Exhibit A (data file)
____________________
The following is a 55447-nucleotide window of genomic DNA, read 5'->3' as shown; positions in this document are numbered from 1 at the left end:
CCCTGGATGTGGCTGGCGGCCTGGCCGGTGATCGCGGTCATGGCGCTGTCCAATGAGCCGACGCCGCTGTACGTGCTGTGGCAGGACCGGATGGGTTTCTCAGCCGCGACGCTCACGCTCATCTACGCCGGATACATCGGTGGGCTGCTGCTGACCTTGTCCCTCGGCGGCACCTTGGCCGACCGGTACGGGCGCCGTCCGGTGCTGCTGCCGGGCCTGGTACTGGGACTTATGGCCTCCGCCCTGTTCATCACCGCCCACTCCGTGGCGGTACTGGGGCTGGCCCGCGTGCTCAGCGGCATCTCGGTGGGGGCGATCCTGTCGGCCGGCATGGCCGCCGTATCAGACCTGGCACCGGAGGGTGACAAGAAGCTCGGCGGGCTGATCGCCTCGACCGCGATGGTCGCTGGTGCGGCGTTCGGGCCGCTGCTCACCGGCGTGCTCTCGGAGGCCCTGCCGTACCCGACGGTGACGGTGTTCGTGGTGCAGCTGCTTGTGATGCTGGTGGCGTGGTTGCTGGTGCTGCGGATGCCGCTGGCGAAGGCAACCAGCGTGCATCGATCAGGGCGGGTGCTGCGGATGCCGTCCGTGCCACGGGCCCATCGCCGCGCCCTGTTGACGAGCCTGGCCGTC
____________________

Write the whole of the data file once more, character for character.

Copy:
The following is a 55447-nucleotide window of genomic DNA, read 5'->3' as shown; positions in this document are numbered from 1 at the left end:
CCCTGGATGTGGCTGGCGGCCTGGCCGGTGATCGCGGTCATGGCGCTGTCCAATGAGCCGACGCCGCTGTACGTGCTGTGGCAGGACCGGATGGGTTTCTCAGCCGCGACGCTCACGCTCATCTACGCCGGATACATCGGTGGGCTGCTGCTGACCTTGTCCCTCGGCGGCACCTTGGCCGACCGGTACGGGCGCCGTCCGGTGCTGCTGCCGGGCCTGGTACTGGGACTTATGGCCTCCGCCCTGTTCATCACCGCCCACTCCGTGGCGGTACTGGGGCTGGCCCGCGTGCTCAGCGGCATCTCGGTGGGGGCGATCCTGTCGGCCGGCATGGCCGCCGTATCAGACCTGGCACCGGAGGGTGACAAGAAGCTCGGCGGGCTGATCGCCTCGACCGCGATGGTCGCTGGTGCGGCGTTCGGGCCGCTGCTCACCGGCGTGCTCTCGGAGGCCCTGCCGTACCCGACGGTGACGGTGTTCGTGGTGCAGCTGCTTGTGATGCTGGTGGCGTGGTTGCTGGTGCTGCGGATGCCGCTGGCGAAGGCAACCAGCGTGCATCGATCAGGGCGGGTGCTGCGGATGCCGTCCGTGCCACGGGCCCATCGCCGCGCCCTGTTGACGAGCCTGGCCGTC